Beth (Mari's first mom) came over on Saturday to visit and bring Mari a birthday gift. She had decided that she'd rather have some quiet time with Mari for her birthday than join in the bigger family celebration the weekend prior. We were glad she knew that about herself and that she trusted us enough to tell us. And, honestly, it was nice to have the time with just her instead of in the middle of a larger group.
We stayed home, made some pizza together, and just hung out. Eddie was feeling under the weather so he headed upstairs to nap fairly early on. It was the three adults and Mari, Mari loving her status as only kid in the room. (Oh, the woes of the second child.) She took Beth on a tour of her new "big kid" room. She jumped on her tiny trampoline, a birthday present. She was just her own adorable, chatty self, at home in a familiar place among familiar faces.
Saturday afternoon was one of those too-rare occasions when I could sit back and enjoy Marian. The day had already been set aside to spend with Beth, so there were no competing demands on my time. Poor Eddie was asleep, eliminating the need to referee the kids' interactions. Beth was there to visit Mari, so she didn't mind that everyone was Mari-focused.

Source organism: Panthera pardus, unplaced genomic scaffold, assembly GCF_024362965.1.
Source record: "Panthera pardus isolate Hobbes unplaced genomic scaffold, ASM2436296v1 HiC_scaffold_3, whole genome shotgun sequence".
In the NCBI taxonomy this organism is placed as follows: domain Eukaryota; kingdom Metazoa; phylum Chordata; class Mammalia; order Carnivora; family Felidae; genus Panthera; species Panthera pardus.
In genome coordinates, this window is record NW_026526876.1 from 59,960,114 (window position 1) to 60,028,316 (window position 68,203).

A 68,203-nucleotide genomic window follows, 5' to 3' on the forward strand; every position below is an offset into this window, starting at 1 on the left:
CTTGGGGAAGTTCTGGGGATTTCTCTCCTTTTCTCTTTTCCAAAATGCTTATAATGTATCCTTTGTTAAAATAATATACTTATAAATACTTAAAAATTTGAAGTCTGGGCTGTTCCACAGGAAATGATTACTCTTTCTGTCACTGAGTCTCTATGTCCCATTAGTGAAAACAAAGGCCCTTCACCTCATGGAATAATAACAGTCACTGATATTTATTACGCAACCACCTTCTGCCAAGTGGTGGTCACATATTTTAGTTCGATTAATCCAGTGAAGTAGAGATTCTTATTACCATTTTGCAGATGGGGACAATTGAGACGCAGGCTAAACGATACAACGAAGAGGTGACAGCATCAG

I can't speak for all parents, but I know Todd and I see our children with biased eyes. When we spout the clichés about Eddie and Mari being the two most interesting, captivating children we've ever met, we actually mean it. We delight in learning more about therm. And I'm perfectly aware that others don't think they're as amazing as Todd and I do. Even their grandparents don't have quite the same fascination. It's a parent thing.
The whole afternoon, Beth couldn't take her eyes off of Mari, couldn't stop laughing at her antics. At one point, as Mari sat feeding her baby doll, Beth said with a happy sigh, "I could just sit here and watch her all day long." I remembered then that here was the third person who shares Todd's and my bias, who sees her through the eyes of a parent. And it felt wonderful to be sharing that together, to be sitting in a room full of adults who wanted nothing more in that moment than to watch Mari.
This is the unique possibility of open adoption, at least one manifestation of it: that we had the joy of being with someone who enjoys this little girl just as much. Someone who sees her through the same adoring eyes.
* I know I need to finish this story. I'm awful. Awful.